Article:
We have discussed earlier that however lucrative an insurance policy may appear to some yet its harm definitely outweighs its benefits.
First and foremost, the concept of insurance leads to the concentration of wealth in the hands of the wealthy. This is against the principles of Islam. Charity, as we know, is one of the five pillars of Islam. The main motive of charity is to bring about social justice through equitable distribution of wealth- which prevents the concentration of wealth in a few hands. This is in total conformity with the Quranic injunctions.
Allah (swt) says in the Quran:
‘What Allah has bestowed on His Messenger as gains of war from the people of the township, belongs to Allah, to His Messenger and to kindred and to orphans and the destitute and wayfarer (those who lack means to sustain a trip) so that it does not become a fortune that circulates between you and the rich amongst you. (TMQ-59:7)
Islam is against stinginess, hoarding of wealth and self-indulgence. On the contrary, Islam encourages spiritual development, universal brotherhood and pooling together resources for the betterment of the society, as a whole. Sadly enough, insurance leads to an unequal distribution of wealth which goes against the Islamic principles in many ways, such as:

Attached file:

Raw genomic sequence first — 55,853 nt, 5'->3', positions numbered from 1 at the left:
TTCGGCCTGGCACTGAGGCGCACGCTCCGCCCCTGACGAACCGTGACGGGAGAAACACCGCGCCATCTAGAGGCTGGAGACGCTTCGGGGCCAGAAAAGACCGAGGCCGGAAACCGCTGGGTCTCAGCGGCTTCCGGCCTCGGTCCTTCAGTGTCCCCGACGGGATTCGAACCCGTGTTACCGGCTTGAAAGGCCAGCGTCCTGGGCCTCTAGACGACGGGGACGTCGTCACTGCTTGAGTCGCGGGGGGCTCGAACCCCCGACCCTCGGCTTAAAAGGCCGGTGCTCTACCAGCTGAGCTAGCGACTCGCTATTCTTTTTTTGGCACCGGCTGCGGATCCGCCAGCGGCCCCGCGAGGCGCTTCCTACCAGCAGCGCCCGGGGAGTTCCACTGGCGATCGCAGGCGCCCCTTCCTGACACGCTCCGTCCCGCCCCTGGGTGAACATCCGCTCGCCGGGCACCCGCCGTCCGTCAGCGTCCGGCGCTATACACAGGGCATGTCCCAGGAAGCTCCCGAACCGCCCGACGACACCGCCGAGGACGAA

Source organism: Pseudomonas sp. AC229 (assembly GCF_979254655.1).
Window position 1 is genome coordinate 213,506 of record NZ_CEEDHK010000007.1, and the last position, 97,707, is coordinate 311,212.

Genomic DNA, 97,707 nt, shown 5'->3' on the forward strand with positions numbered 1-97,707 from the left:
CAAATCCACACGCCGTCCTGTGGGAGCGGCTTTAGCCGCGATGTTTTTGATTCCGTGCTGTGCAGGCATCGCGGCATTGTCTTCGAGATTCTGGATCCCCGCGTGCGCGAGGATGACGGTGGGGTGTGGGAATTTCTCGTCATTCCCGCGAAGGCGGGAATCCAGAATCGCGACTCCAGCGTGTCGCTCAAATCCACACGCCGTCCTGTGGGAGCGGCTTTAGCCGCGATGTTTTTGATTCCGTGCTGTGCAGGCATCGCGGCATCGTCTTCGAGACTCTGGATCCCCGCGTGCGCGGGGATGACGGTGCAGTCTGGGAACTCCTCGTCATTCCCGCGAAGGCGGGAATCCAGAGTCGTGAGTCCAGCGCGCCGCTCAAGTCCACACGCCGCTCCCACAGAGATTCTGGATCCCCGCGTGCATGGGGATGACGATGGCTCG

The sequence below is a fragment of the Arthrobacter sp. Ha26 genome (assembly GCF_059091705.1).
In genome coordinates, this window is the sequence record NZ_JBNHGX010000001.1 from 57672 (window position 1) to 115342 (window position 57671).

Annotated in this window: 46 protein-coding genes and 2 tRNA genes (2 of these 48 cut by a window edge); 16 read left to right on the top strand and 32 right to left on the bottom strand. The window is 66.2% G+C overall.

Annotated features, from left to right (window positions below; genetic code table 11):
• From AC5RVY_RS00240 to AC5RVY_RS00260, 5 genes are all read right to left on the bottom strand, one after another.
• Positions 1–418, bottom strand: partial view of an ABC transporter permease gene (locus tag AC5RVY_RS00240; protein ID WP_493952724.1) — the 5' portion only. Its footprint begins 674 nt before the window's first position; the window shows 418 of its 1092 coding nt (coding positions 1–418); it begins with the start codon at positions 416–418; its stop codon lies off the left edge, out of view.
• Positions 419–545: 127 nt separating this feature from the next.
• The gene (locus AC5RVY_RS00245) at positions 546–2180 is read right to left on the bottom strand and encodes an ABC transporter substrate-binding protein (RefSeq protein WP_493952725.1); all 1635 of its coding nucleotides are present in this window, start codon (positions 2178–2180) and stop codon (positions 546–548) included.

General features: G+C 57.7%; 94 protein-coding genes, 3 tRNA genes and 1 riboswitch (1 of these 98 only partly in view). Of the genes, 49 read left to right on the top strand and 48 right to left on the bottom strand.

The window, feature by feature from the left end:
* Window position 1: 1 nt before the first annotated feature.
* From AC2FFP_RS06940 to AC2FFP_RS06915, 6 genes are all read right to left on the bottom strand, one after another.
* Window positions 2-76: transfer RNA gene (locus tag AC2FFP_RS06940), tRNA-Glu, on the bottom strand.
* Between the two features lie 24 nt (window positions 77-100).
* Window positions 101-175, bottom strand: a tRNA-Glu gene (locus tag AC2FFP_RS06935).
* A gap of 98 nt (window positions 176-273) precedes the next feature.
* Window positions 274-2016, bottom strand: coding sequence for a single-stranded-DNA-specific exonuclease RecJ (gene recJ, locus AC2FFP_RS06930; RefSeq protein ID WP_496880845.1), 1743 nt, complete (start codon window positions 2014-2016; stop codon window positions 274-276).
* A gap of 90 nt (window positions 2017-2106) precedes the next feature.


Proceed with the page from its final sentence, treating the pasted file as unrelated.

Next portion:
Since insurance is a flourishing business in the modern times, so the entrepreneurs who own the insurance companies gain huge profits.
Ironically, the rich who are not in a desperate need for an insurance cover can afford to get themselves insured against any hazard. On the other hand, the poor who are in a real need for financial security cannot afford the insurance policies.
Since the business of insurance has nothing to do with charity and it includes the elements of gambling and uncertainty/gharar so it creates an evil situation in which both the parties, i.e. the insurer as well as the policy holder indulge in deceit and fraud in greed of money.
I shall discuss about the dishonesty involved in insurance in my subsequent posts.
Keep Me In Your Prayers.